Engineering in Casinos
Casino games are simple – I think we can all agree on this. Simple for the player, that is. Under the fun and thrill, many of them are great examples of the engineers’ ingenuity. Today, the most widely accessible casino games are all run by engineering software, they all simulate the mechanics of the originals, paying tribute to the original mechanics and engineers that first built them.
Slot machines are among the most popular games in the world, played by millions from Las Vegas to the JackpotCity online casino and beyond. Their history is long, longer than many would expect: the first of their kind was built sometime between 1887 and 1895 by a San Francisco mechanic called Charles Fey.
Gambling machines have been around for years at the time but they had a few shortcomings – among others, they were too complex to be able to function without assistance, especially when it came to payouts. Fey reduced the complexity of the game and devised an automatic payment system, plus he built a device that could tell real coins from buttons and metal disks of similar dimensions.
Needless to say, Fey’s machine became insanely popular with shop owners – by the early years of the 20th century, they were everywhere, from barbershops to gas stations and bowling alleys. And later, casinos.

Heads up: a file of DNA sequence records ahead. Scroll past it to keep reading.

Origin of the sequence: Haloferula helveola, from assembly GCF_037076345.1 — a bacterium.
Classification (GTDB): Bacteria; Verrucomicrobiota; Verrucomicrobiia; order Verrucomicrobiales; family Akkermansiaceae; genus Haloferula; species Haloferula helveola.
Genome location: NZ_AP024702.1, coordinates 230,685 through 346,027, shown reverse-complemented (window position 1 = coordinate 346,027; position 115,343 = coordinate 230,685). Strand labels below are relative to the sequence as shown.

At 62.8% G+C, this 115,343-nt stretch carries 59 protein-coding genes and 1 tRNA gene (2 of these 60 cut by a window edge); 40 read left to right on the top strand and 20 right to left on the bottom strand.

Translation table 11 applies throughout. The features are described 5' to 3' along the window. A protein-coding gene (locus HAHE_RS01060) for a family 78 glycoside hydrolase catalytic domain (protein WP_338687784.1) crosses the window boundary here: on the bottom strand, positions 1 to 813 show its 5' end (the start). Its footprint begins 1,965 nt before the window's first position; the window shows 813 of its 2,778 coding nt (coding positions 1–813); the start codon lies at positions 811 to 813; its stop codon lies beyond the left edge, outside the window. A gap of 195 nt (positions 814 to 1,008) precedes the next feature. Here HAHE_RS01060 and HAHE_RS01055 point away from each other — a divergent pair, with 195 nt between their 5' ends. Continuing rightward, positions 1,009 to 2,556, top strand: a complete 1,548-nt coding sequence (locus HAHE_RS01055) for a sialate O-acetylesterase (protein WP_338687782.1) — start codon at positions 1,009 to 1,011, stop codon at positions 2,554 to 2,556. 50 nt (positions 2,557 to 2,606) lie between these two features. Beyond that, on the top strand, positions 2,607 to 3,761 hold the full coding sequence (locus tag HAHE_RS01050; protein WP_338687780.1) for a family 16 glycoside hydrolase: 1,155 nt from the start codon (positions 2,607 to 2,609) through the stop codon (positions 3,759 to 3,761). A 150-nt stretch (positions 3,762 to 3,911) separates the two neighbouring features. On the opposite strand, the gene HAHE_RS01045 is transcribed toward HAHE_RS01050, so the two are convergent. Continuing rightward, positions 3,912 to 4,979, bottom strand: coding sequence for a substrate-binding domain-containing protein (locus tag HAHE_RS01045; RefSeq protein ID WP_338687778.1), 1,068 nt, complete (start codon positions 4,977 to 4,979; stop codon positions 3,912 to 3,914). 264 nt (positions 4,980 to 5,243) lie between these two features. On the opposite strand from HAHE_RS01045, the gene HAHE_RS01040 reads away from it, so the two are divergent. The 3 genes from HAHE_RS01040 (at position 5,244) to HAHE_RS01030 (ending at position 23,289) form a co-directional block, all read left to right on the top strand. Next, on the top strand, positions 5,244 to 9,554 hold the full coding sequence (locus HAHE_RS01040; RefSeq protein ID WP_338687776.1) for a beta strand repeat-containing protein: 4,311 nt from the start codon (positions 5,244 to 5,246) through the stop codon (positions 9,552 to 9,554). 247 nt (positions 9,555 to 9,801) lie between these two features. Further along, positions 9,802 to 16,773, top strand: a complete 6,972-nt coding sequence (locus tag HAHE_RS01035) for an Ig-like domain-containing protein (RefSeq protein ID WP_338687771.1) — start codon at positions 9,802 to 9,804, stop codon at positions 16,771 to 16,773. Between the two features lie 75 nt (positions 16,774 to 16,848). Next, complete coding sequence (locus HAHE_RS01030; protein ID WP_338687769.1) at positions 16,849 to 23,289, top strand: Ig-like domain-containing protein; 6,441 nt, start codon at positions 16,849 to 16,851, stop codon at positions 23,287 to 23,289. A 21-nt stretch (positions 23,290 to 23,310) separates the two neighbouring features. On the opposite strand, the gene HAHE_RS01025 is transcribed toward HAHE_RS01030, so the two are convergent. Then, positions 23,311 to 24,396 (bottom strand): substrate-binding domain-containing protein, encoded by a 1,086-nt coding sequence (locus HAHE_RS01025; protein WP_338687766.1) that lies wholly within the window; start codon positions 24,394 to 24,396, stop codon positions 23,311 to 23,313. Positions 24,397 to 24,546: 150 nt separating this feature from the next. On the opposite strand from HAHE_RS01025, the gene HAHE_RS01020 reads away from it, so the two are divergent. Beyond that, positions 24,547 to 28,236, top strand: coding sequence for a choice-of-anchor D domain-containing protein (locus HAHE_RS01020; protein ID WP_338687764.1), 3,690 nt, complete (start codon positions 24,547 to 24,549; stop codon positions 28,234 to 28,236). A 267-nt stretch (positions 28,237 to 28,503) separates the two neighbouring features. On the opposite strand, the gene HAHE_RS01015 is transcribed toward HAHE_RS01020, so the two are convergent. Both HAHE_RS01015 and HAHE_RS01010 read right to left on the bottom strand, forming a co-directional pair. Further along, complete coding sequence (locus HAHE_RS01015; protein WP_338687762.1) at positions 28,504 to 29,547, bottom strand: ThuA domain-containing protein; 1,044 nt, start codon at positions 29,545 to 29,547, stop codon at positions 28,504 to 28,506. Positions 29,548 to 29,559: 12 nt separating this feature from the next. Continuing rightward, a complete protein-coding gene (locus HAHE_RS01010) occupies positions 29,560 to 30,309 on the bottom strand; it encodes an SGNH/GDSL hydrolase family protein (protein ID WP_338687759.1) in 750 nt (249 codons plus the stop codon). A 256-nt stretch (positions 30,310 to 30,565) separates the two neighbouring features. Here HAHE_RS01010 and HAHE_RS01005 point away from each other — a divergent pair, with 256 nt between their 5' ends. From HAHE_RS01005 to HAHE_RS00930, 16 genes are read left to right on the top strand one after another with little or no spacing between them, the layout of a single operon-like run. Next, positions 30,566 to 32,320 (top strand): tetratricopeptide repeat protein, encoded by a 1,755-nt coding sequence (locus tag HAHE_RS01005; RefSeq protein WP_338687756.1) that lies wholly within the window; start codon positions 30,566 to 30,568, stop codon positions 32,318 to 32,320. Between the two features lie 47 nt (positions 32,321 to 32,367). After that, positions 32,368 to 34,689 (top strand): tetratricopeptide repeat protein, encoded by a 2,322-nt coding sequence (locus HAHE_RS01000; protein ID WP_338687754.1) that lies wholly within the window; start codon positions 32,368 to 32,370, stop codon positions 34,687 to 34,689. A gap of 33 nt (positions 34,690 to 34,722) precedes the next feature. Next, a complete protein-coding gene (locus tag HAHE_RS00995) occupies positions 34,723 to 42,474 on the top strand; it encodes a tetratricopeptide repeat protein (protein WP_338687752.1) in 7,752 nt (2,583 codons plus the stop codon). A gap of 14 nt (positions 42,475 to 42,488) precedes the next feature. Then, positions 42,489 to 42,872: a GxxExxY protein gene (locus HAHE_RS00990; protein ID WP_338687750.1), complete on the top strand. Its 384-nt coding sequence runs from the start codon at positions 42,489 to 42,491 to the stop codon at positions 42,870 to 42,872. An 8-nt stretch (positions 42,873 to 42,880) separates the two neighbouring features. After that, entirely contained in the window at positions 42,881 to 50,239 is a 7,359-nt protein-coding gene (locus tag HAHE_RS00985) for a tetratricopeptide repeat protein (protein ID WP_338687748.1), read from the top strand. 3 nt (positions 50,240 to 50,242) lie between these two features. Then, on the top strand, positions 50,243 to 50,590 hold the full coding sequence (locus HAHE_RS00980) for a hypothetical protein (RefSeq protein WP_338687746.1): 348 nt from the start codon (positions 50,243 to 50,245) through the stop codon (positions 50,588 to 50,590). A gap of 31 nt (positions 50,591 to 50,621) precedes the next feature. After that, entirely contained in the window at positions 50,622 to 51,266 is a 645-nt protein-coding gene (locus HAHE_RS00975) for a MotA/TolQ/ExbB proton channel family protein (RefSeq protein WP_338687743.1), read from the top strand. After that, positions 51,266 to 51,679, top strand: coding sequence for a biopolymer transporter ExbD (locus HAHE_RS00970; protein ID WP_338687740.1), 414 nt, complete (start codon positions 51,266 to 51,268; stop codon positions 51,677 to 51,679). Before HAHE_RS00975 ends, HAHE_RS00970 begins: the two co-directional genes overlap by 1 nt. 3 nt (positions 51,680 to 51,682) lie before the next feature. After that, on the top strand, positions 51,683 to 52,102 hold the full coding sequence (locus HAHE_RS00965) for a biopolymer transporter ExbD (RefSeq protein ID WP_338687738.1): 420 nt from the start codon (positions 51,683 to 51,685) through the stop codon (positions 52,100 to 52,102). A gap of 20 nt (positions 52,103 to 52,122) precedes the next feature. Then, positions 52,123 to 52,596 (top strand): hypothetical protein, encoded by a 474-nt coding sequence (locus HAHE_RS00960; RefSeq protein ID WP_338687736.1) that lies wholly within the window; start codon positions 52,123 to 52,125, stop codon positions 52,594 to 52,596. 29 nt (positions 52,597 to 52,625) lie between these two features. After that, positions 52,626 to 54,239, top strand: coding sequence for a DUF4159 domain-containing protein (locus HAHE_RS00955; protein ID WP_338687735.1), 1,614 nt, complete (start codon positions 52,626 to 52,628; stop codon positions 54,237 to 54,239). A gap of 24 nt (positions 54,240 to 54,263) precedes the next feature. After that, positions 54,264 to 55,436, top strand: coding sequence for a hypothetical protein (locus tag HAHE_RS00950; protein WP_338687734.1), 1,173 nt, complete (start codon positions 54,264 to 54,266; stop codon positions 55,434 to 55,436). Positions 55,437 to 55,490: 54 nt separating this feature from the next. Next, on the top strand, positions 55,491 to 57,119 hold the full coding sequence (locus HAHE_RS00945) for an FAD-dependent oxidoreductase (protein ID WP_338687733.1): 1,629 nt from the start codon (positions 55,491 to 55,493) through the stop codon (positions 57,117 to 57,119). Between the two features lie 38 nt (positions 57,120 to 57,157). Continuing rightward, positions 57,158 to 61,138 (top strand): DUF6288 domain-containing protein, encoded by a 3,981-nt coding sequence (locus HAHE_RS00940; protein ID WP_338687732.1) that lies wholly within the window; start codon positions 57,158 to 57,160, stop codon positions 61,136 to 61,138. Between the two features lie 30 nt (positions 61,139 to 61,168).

The roulette wheel
Legend has it, the roulette wheel was invented by French mathematician and inventor Blaise Pascal in his efforts to build a perpetual motion machine. His design had nothing to do with gambling, of course. But it was a perfect choice for the unnamed inventor who ultimately built roulette, one of the best-known casino games in the world.
Roulette may seem like a trivial matter to gamblers when in fact, it’s a wonderful piece of engineering. The wheel itself, made of wood or a combination of other materials, turns in a dish-shaped indentation in the table on a set of precision bearings. To be fair (as in truly random), the wheel has to be perfectly balanced. If it’s tilted even a bit, it becomes biased, favoring certain numbers – and this can be observed by a watchful gambler and exploited for breaking the bank.
Continuous shuffling machines
Card counting is not illegal but it’s certainly frowned upon by casino operators because it bends the odds in the players’ favor. Casinos have tried to fight off card counters using different methods, from keen-eyed security guards to camera systems, finally settling for a piece of machinery.
Continuous shuffling machines make card counting virtually impossible. As their name suggests, these machines continuously shuffle half a dozen decks of cards (52 cards each), making sure that their order in the shoe (the case from which the dealer takes them out) is as unpredictable as possible.